Here’s Why the Coronavirus Outbreak May Disrupt the Weed Vape Industry
The coronavirus outbreak is continuing to spread throughout China, infecting over 42,000 people and causing at least 1,000 deaths since last December. To prevent the spread of the virus, at least 24 different regions of China forced businesses and factories to shut down for several weeks. In turn, this temporary work stoppage has drastically choked the supply chain of tech products that many American businesses depend on.
The vape industry is among those likely impacted by the shortage of Chinese-made products. Largely a hardware business, most US vape producers have their vaporizers made in China. Practically every element of a vaporizer, including batteries, plastic or other raw materials, electroplating or other exterior finishes, and empty vape carts, come from a Chinese factory. In most cases, the only American-made product that goes into a vape is the cannabis oil itself.
“The coronavirus has had a significant impact on the entire manufacturing supply chain in China, which will be felt in the coming months,” said Richard Huang, CEO of California licensed vape producer Cloudious9, to Marijuana Business Daily. “It could be a very difficult year for hardware companies trying to maintain a steady supply of inventory.”
Arnaud Dumas de Rauly, CEO of New York vape company The Blinc Group, explained that “if several key raw material suppliers suddenly close down or are several months late in their shipments, it will constitute a threat to our timely fulfillment capabilities.” De Rauly also noted that travel restrictions imposed by the Chinese government are preventing some of his team members from visiting the factories where these products are made, causing further delays.
The supply chain restrictions created by this outbreak are likely to impact both legal and black market vape producers. Licensed vape manufacturers in the US and Canada source Chinese products that comply with government regulations mandating safety requirements and contaminant testing. Illegal producers, on the other hand, are free to buy cheaper, untested products to use in their black market weed vapes.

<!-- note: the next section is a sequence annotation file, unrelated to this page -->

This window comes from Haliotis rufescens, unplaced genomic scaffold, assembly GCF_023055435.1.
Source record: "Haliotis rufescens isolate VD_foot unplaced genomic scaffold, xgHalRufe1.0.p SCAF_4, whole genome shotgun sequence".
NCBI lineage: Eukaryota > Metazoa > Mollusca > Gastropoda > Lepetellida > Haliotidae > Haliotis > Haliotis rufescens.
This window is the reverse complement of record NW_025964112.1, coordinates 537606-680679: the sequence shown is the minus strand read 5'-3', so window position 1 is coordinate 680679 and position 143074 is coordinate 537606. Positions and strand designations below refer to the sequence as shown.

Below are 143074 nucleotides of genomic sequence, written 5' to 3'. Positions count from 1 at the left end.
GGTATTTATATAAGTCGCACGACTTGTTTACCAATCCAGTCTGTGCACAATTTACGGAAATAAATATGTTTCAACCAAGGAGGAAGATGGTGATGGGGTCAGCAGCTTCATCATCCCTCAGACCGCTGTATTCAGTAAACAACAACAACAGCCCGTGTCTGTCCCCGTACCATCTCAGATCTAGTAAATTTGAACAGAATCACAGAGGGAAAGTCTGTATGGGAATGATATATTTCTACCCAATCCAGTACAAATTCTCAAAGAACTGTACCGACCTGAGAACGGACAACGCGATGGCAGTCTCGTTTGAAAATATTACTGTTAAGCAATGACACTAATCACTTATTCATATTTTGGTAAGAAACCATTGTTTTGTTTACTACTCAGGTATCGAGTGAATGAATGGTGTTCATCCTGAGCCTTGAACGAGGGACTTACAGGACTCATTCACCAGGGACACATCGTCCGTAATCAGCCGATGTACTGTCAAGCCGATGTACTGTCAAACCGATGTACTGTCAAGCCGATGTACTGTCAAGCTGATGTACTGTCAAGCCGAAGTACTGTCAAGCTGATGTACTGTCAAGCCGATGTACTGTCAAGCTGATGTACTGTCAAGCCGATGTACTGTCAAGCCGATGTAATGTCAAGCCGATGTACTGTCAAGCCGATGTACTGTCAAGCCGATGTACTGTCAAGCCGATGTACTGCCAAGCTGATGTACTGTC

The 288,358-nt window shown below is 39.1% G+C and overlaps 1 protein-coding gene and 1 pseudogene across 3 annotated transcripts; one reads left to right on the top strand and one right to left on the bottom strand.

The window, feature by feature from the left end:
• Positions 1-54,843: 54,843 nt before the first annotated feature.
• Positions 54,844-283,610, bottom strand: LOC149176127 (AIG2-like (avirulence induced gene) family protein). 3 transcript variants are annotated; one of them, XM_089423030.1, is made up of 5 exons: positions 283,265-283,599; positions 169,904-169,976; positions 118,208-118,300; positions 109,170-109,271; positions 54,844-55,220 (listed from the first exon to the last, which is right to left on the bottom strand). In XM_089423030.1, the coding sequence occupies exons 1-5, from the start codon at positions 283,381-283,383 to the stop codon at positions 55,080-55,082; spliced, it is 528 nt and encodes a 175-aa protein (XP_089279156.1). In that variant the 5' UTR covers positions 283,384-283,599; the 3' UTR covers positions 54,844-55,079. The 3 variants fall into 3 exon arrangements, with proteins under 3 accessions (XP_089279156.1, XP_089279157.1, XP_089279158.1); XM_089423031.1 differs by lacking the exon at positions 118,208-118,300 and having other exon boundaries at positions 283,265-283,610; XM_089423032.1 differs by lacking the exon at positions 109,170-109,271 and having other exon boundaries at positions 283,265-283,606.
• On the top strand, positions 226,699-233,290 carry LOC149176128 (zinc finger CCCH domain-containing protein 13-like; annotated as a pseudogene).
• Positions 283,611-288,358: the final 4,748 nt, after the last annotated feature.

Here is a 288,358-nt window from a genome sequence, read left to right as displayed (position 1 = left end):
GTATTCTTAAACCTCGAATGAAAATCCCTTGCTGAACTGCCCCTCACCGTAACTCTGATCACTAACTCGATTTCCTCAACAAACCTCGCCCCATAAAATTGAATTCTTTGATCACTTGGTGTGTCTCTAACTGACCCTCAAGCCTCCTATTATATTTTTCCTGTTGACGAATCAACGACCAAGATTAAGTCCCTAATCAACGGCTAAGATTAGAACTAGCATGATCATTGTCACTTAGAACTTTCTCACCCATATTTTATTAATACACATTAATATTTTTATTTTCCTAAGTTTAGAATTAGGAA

A slowdown in the production of these cheaper products could be good news. In addition to producing legal vapes, many Chinese companies also produce knock-offs of legal products, and some of these illicit vapes have been found to contain pesticides, heavy metals, or other contaminants. Recent evidence also suggests that the outbreak of vaping-related lung illness (EVALI) in the US could be caused by contaminants found in these illegally-produced vapes.
The EVALI outbreak may actually soften the blow caused by the coronavirus outbreak, though. As concerns over vaping-related illness spread last fall, sales of legal weed vapes began to decline, and several states banned these products outright. Because of these factors, some North American legal weed retailers have an overstock of vaping products, which may hold them over until production resumes in China.
Coronavirus may also take a toll on other areas of the cannabis industry. Even cannabis farmers who grow their crops on American soil still use Chinese-made products, including greenhouse frames and grow lights. Cannabis packaging and extraction companies are also heavily dependent on Chinese-made technology.